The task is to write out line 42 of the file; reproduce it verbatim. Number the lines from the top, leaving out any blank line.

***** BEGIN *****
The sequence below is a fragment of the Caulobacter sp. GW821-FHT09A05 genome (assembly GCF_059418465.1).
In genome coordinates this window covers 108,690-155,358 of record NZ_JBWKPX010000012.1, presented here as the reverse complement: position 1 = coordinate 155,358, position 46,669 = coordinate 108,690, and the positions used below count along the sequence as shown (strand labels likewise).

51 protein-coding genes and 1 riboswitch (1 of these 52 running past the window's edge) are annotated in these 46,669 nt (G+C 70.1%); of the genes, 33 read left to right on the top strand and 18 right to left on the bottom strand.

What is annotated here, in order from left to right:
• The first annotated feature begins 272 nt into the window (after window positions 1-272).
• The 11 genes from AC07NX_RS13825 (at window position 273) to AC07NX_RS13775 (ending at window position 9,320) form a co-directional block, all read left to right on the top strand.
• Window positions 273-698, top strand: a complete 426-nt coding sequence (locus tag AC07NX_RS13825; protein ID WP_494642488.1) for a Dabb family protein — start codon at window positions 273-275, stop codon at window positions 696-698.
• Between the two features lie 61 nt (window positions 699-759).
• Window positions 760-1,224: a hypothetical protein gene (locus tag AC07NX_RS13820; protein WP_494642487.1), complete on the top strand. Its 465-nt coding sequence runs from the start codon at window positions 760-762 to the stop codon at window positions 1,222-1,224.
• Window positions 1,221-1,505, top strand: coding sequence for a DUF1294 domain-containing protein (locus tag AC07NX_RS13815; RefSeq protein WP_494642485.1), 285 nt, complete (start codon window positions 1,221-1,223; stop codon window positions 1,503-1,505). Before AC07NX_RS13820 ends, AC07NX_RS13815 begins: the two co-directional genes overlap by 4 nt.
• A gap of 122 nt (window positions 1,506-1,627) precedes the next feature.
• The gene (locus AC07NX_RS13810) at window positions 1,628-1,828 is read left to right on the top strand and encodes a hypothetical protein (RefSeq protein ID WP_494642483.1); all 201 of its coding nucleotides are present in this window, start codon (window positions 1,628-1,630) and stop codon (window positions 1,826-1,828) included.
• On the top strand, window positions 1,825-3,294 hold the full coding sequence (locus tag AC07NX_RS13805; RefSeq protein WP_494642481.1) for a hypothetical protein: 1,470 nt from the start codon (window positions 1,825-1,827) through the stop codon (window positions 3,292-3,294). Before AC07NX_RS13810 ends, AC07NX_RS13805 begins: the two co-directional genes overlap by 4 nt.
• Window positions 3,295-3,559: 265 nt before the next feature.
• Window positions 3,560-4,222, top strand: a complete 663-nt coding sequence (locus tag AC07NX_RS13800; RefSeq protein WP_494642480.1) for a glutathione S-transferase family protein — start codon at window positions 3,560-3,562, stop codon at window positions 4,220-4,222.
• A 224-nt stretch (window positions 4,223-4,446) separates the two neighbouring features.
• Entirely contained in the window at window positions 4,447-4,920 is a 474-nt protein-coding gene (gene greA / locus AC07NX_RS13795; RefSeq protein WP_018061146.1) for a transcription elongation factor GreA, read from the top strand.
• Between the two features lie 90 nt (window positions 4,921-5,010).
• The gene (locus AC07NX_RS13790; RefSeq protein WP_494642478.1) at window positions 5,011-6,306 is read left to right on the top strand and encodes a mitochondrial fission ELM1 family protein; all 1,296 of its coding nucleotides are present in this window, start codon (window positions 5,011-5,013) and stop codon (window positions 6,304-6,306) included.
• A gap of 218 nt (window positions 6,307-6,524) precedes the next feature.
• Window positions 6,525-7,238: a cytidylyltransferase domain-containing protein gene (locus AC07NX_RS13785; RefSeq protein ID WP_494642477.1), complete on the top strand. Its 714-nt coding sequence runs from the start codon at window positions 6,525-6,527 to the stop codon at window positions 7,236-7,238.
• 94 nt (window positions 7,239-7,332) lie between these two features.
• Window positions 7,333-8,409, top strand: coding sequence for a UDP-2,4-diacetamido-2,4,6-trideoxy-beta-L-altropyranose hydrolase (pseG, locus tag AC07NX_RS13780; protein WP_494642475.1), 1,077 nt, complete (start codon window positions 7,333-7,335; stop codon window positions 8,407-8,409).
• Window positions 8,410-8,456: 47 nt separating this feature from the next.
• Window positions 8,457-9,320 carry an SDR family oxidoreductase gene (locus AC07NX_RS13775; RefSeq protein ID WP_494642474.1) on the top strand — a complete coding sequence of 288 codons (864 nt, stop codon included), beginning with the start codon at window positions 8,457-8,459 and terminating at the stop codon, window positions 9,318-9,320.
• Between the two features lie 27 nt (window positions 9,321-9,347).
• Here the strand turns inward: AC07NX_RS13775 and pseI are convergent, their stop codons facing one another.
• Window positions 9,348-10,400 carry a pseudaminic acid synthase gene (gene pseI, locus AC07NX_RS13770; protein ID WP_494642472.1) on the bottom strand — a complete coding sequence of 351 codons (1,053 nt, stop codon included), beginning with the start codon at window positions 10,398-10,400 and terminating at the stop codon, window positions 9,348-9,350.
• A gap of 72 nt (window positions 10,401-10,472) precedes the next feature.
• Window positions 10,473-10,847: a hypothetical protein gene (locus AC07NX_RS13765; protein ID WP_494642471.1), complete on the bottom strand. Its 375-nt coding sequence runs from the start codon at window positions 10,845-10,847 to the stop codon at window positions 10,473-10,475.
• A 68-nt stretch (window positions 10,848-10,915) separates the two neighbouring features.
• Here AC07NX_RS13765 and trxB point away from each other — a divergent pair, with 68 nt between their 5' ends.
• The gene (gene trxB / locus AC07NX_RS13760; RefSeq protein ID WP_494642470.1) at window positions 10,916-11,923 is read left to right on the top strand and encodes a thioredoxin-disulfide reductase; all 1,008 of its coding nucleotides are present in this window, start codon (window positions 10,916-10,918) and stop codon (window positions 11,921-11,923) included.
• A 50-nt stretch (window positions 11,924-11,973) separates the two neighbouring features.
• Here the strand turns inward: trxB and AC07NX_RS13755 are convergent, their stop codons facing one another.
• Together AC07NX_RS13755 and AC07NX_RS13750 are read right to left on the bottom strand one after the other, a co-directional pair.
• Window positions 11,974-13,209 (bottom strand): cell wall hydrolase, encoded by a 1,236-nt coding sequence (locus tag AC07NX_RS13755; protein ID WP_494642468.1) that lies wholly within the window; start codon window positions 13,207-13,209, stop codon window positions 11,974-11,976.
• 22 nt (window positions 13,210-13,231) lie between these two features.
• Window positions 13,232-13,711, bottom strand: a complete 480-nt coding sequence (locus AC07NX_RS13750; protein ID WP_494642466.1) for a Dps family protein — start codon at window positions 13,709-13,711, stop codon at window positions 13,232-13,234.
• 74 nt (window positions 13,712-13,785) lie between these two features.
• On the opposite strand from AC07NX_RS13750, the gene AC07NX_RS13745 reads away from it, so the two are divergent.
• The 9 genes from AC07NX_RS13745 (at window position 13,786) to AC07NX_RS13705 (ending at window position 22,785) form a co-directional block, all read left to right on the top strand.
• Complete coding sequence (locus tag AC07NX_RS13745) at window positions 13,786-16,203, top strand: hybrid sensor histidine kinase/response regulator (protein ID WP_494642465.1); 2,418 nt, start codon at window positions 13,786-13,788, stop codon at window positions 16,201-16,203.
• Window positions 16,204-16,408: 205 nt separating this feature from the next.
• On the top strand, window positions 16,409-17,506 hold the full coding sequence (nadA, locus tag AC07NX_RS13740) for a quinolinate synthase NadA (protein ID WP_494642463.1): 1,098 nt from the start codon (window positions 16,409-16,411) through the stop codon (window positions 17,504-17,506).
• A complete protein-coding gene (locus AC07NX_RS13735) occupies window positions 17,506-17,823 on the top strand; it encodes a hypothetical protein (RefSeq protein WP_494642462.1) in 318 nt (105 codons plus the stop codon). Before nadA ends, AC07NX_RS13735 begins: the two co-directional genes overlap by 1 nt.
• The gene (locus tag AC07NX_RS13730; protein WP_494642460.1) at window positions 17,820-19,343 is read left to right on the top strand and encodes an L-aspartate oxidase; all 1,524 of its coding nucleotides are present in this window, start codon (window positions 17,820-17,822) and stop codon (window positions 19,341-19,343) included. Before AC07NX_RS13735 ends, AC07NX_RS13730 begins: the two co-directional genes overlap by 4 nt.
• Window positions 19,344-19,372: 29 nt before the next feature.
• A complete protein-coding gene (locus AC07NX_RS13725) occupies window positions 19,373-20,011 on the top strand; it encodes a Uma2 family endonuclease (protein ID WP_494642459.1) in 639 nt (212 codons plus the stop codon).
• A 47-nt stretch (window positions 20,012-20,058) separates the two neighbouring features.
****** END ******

• The 9 genes from AC07NX_RS13745 (at window position 13,786) to AC07NX_RS13705 (ending at window position 22,785) form a co-directional block, all read left to right on the top strand.